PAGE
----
Directions from the simple-icons repository, "Icons can be served from a CDN such as JSDelivr or Unpkg. Simply use the simple-icons npm package and specify a version in the URL like the following:"
<!-- JSDelivr --> <img height="32" width="32" src="https://cdn.jsdelivr.net/npm/simple-icons@v5/icons/[ICON SLUG].svg" /> <!-- Unpkg --> <img height="32" width="32" src="https://unpkg.com/simple-icons@v5/icons/[ICON SLUG].svg" />
I used the following code to add a LinkedIn icon:
<img height="32" width="32" src="https://cdn.jsdelivr.net/npm/simple-icons@v5/icons/linkedin.svg" />
I then added code Jesse used to customize the layout further:
<img align="left" alt="michaeljudelarocca LinkedIn" width="22px" src="https://cdn.jsdelivr.net/npm/simple-icons@v3/icons/linkedin.svg" />
For a list of supported icons, use the website: https://simpleicons.org/.
To add the language and tool icons, Jesse copied the image address of the individual icons located on GitHub.
In your GitHub profiles README file, create an image tag and add the copied image address to the source attribute as follows:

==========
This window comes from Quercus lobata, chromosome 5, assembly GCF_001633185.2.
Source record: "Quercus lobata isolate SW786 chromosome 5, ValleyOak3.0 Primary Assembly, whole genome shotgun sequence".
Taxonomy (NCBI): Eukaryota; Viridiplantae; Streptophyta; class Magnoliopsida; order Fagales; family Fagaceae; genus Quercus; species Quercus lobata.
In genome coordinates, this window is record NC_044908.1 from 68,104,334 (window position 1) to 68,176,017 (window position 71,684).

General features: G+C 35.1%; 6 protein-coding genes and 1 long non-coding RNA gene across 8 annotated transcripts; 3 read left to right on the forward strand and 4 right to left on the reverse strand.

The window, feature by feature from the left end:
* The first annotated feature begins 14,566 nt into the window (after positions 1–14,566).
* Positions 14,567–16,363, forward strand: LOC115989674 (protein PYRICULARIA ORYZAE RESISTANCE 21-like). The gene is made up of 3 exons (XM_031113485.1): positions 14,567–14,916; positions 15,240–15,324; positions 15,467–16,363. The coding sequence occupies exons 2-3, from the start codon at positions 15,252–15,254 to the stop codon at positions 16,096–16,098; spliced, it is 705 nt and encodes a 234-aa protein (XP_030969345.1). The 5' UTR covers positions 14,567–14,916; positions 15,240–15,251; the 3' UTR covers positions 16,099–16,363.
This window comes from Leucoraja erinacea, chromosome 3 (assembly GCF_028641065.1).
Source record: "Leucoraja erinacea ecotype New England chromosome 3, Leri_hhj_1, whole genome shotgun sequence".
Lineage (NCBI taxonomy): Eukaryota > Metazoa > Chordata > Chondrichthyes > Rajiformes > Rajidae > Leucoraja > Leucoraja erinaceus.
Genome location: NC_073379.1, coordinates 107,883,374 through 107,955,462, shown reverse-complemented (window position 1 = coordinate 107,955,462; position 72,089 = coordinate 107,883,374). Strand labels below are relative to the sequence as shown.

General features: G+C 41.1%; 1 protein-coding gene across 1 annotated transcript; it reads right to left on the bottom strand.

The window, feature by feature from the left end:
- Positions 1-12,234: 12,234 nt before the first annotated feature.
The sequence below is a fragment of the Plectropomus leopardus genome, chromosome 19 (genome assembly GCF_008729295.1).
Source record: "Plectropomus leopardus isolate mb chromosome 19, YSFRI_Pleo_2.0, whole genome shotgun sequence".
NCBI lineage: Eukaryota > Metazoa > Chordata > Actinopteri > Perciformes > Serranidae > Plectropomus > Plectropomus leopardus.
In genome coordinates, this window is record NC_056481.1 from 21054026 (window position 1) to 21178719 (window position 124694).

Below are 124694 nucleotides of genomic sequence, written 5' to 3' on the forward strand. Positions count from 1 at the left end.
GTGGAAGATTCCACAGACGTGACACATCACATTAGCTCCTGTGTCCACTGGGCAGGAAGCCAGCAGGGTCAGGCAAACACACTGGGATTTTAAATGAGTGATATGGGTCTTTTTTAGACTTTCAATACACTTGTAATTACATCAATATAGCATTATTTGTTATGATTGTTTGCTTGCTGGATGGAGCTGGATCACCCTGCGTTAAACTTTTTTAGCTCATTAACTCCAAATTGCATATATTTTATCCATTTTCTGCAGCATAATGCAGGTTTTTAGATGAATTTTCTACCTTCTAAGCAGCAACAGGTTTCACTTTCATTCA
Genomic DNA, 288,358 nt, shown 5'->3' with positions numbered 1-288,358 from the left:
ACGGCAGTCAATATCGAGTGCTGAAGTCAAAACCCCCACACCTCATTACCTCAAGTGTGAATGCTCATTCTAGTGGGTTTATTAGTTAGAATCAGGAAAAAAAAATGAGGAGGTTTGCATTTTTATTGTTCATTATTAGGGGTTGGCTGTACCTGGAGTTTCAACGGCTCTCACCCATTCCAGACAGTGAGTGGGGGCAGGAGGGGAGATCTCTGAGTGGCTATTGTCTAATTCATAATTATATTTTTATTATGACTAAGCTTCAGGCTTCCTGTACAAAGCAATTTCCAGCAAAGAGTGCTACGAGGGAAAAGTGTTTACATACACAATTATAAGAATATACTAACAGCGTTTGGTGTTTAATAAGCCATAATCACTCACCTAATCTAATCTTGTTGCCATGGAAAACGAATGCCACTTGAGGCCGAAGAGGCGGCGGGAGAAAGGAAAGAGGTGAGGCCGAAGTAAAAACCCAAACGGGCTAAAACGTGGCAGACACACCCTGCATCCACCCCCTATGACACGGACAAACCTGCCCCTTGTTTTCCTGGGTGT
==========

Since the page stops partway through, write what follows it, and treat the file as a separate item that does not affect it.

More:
To add additional icons, create more image tags with the image address of the icon you want. For CSS, replace
Then, to line the icons horizontally, add the
align="left" attribute to the image and the width attribute to resize the image in your Markdown file as follows:
Note: Leave the align="left" off of the last image on your list.
Here is my list of language and tool icons
Jesse, in his second YouTube video, introduces us to shields.io. Utilizing this website, we will create the code needed to add your Twitter follower count to your GitHub profile Markdown file.